According to an informed source, the IGF’s private sector stakeholders are raising a (quote) sh*tstorm about the presentation I gave at ICANN 54 about the process that the dynamic coalitions have developed for the validation of their outputs by the larger IGF community.
The concept for the endorsement of dynamic coalition outcomes by the main session has a long history. But it was only this year that a MAG informal working group on intersessional activities, in turn responding to a recommendation of the more formal CSTD Working Group on Improvements to the IGF, finally recommended that there should be an IGF main session at which the dynamic coalitions could “present their work and ask for validation from the broader IGF community”.
This recommendation was recorded in several sets of MAG minutes without adverse comment by the usual risk-averse private sector stakeholders (for clarity: this comprises the majority, but not all, of the long-time private sector voice on the MAG; Google, for example, is an exception), and so the dynamic coalitions proceeded to plan for such a session.
In the absence of any other suggestions for how they might do this, I came forward to propose that they should adopt the use of Idea Rating Sheets. Although we are tweaking the suggested methodology slightly (because the dynamic coalitions have a separate process for actually generating ideas; we only need one for rating them), this simple and low-cost methodology fits the bill quite well.
It allows the dynamic coalitions to explain their outputs to the meeting and then to present them for comment in a series of points. Members of the community, both online and offline, can record the extent to which they agree or disagree with those points, and optionally why, resulting in useful feedback. In the case that a given document reaches a certain high threshold of consensus within the participating IGF community, the meeting chair could declare that it has been “validated”, thereby imbuing it with a more authoritative (though still advisory) status.
It was this that has enraged the private sector. The first indication of this was when co-coordinator of the session, Markus Kummer, in his usual diplomatic fashion, declared that due to the “sensitivities” of certain members of the MAG, we would no longer be using the word “validation”. This got the goat of a number of dynamic coalition participants who had never agreed to stop using that word.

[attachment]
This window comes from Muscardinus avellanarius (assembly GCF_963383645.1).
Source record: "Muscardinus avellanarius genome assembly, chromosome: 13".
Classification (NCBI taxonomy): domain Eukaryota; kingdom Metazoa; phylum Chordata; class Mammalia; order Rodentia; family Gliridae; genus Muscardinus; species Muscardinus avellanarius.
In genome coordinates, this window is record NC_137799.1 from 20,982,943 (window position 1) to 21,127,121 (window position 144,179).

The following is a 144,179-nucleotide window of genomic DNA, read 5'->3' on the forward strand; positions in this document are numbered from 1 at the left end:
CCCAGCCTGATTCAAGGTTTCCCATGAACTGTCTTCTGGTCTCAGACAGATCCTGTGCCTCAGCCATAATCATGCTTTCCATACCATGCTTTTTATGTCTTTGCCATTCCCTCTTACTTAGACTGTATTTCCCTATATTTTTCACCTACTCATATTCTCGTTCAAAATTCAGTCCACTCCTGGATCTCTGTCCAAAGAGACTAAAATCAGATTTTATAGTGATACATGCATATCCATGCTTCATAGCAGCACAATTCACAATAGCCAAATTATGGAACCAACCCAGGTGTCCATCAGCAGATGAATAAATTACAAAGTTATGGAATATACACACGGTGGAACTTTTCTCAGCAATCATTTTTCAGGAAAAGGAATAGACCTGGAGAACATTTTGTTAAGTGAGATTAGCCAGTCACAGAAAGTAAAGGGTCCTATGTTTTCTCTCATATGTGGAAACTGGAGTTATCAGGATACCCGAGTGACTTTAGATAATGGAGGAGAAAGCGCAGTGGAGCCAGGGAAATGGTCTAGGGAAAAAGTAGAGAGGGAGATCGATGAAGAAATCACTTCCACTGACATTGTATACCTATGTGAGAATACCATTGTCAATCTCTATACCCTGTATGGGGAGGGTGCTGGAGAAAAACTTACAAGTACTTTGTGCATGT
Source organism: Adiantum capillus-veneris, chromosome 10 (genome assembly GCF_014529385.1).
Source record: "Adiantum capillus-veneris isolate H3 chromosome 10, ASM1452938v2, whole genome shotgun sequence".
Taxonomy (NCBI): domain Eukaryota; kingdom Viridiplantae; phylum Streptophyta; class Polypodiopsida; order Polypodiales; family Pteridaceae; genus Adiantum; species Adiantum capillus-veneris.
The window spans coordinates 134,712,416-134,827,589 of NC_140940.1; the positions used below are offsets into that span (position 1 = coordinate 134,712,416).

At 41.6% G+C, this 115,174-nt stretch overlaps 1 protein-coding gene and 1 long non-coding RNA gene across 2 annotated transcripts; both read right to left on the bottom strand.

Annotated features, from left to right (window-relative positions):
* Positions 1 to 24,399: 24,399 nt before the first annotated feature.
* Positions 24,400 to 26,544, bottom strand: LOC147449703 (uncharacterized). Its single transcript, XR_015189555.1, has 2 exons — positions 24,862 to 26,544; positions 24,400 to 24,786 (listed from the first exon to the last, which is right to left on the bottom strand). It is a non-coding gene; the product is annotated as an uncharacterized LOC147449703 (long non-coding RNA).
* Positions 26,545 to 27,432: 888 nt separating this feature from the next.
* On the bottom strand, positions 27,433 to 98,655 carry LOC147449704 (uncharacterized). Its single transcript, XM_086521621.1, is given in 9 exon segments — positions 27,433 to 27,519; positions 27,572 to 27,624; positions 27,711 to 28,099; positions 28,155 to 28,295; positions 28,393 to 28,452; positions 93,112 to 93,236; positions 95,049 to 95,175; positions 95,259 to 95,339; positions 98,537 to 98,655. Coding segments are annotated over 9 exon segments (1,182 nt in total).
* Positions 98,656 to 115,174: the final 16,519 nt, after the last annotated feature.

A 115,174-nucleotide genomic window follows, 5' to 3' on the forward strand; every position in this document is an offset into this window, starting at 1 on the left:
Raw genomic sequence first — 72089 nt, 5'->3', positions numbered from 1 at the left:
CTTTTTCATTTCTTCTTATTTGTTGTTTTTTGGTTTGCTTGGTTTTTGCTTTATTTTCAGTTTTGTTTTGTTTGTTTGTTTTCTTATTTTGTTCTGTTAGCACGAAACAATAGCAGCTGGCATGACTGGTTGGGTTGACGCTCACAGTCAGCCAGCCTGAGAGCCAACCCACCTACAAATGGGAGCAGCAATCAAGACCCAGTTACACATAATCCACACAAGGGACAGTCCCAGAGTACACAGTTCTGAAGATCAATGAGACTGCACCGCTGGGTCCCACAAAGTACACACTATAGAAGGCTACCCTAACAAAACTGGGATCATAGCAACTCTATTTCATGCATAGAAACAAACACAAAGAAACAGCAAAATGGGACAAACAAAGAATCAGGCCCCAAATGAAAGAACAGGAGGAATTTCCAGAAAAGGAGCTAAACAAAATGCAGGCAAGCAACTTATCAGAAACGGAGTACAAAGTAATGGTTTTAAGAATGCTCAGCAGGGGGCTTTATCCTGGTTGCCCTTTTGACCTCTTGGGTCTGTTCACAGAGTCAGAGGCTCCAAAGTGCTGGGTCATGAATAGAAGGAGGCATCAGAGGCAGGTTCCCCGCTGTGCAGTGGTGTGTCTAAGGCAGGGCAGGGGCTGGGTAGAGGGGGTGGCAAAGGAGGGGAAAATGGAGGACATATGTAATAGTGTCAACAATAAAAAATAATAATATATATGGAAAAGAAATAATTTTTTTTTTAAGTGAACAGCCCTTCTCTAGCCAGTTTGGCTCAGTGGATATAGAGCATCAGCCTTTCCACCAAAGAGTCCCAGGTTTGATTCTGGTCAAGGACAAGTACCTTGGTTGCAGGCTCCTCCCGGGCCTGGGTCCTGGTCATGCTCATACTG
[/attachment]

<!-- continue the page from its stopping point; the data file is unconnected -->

His suggested compromise, such as it was, is that individual dynamic coalitions could choose their own terminology to use about whatever it was that the IGF main session was doing to their outputs. Nonetheless he has made clear that he won’t be using the word “validation” in the main session. (I, on the other hand, most certainly will.)
Then came my presentation at ICANN 54, which essentially outlined the above. When I came to the point about the private sector being averse to the IGF producing tangible outcomes, the Verizon representative who was there present rose and declared that oh no, I had it all wrong! They are actually all in favour of IGF outcomes!
Yet it was that same individual who communicated the substance of my remarks to her private colleagues, thereby precipitating the aforementioned sh*tstorm. It’s exactly the same over-the-top reaction that these control freaks (my source’s words) pull in response to any measure aimed at empowering the IGF as a policy forum, from 2005 (when they opposed the IGF’s very formation) until today.
I also observed during the ICANN session (no transcript is yet available unfortunately, and my remarks were ex tempore), the fact that the MAG self-imposes a requirement of essentially a full consensus before any changes to the IGF’s format can be made or any outside ideas accepted, is probably the greatest weakness of the institution as a whole.
Consequently there will always be a few self-interested private sector participants (“bad actors”, to use the terminology of another IGF working group) who will misuse their position on the MAG to block needed change. But multi-stakeholder processes don’t (or shouldn’t) work that way. The IGF MAG, its Chair JÄnis KÄrkliÅ†Å¡, and the chairs of its working groups such as Markus Kummer, simply need to have the guts to tell these actors: Thanks for your feedback, but the IGF has a mandate to make recommendations, the CSTD has affirmed that these need to take the form of more tangible outputs, and a MAG working group has worked with the dynamic coalitions in an open process to define how those outputs will be produced.
Or, more concisely:
Sorry private sector, but you are not the boss of the IGF.